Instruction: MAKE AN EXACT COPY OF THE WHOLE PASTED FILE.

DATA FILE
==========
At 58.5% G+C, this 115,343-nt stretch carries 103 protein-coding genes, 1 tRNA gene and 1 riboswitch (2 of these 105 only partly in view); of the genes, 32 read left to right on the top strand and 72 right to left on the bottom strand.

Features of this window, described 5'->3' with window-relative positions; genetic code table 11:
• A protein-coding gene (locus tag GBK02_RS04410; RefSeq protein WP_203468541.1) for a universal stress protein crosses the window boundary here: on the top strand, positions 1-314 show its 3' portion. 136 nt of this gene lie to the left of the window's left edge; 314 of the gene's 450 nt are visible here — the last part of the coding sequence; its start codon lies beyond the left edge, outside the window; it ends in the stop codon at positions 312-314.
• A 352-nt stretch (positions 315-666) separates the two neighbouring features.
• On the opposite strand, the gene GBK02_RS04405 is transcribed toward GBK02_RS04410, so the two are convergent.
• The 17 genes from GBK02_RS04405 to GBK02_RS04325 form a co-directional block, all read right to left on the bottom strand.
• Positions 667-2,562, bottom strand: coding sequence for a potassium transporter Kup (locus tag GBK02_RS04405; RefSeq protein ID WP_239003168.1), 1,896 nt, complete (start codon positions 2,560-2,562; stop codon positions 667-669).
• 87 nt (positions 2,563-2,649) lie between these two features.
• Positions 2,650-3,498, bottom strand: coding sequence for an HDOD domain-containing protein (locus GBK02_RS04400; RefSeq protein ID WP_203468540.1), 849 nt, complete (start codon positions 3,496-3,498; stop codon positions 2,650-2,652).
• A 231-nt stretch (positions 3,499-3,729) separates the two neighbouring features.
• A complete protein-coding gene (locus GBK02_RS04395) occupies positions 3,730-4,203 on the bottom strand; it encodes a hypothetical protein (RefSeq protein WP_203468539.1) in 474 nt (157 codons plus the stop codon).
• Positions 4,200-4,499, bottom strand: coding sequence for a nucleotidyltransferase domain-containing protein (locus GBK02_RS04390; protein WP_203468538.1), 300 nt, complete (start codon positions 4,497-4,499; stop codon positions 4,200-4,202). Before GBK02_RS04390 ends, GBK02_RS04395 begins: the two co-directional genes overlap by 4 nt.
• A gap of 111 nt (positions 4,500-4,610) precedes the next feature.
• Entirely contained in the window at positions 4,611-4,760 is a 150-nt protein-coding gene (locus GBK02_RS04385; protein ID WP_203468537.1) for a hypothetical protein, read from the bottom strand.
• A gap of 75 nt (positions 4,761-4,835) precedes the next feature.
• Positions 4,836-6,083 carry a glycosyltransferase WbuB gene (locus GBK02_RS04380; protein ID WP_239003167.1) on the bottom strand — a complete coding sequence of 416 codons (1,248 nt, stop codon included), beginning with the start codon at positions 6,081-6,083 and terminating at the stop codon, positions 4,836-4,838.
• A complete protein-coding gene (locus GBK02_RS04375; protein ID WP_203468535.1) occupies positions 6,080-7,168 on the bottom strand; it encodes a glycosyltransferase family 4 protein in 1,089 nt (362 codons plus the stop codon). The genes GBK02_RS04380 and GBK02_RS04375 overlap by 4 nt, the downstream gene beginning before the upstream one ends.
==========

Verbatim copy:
At 58.5% G+C, this 115,343-nt stretch carries 103 protein-coding genes, 1 tRNA gene and 1 riboswitch (2 of these 105 only partly in view); of the genes, 32 read left to right on the top strand and 72 right to left on the bottom strand.

Features of this window, described 5'->3' with window-relative positions; genetic code table 11:
• A protein-coding gene (locus tag GBK02_RS04410; RefSeq protein WP_203468541.1) for a universal stress protein crosses the window boundary here: on the top strand, positions 1-314 show its 3' portion. 136 nt of this gene lie to the left of the window's left edge; 314 of the gene's 450 nt are visible here — the last part of the coding sequence; its start codon lies beyond the left edge, outside the window; it ends in the stop codon at positions 312-314.
• A 352-nt stretch (positions 315-666) separates the two neighbouring features.
• On the opposite strand, the gene GBK02_RS04405 is transcribed toward GBK02_RS04410, so the two are convergent.
• The 17 genes from GBK02_RS04405 to GBK02_RS04325 form a co-directional block, all read right to left on the bottom strand.
• Positions 667-2,562, bottom strand: coding sequence for a potassium transporter Kup (locus tag GBK02_RS04405; RefSeq protein ID WP_239003168.1), 1,896 nt, complete (start codon positions 2,560-2,562; stop codon positions 667-669).
• 87 nt (positions 2,563-2,649) lie between these two features.
• Positions 2,650-3,498, bottom strand: coding sequence for an HDOD domain-containing protein (locus GBK02_RS04400; RefSeq protein ID WP_203468540.1), 849 nt, complete (start codon positions 3,496-3,498; stop codon positions 2,650-2,652).
• A 231-nt stretch (positions 3,499-3,729) separates the two neighbouring features.
• A complete protein-coding gene (locus GBK02_RS04395) occupies positions 3,730-4,203 on the bottom strand; it encodes a hypothetical protein (RefSeq protein WP_203468539.1) in 474 nt (157 codons plus the stop codon).
• Positions 4,200-4,499, bottom strand: coding sequence for a nucleotidyltransferase domain-containing protein (locus GBK02_RS04390; protein WP_203468538.1), 300 nt, complete (start codon positions 4,497-4,499; stop codon positions 4,200-4,202). Before GBK02_RS04390 ends, GBK02_RS04395 begins: the two co-directional genes overlap by 4 nt.
• A gap of 111 nt (positions 4,500-4,610) precedes the next feature.
• Entirely contained in the window at positions 4,611-4,760 is a 150-nt protein-coding gene (locus GBK02_RS04385; protein ID WP_203468537.1) for a hypothetical protein, read from the bottom strand.
• A gap of 75 nt (positions 4,761-4,835) precedes the next feature.
• Positions 4,836-6,083 carry a glycosyltransferase WbuB gene (locus GBK02_RS04380; protein ID WP_239003167.1) on the bottom strand — a complete coding sequence of 416 codons (1,248 nt, stop codon included), beginning with the start codon at positions 6,081-6,083 and terminating at the stop codon, positions 4,836-4,838.
• A complete protein-coding gene (locus GBK02_RS04375; protein ID WP_203468535.1) occupies positions 6,080-7,168 on the bottom strand; it encodes a glycosyltransferase family 4 protein in 1,089 nt (362 codons plus the stop codon). The genes GBK02_RS04380 and GBK02_RS04375 overlap by 4 nt, the downstream gene beginning before the upstream one ends.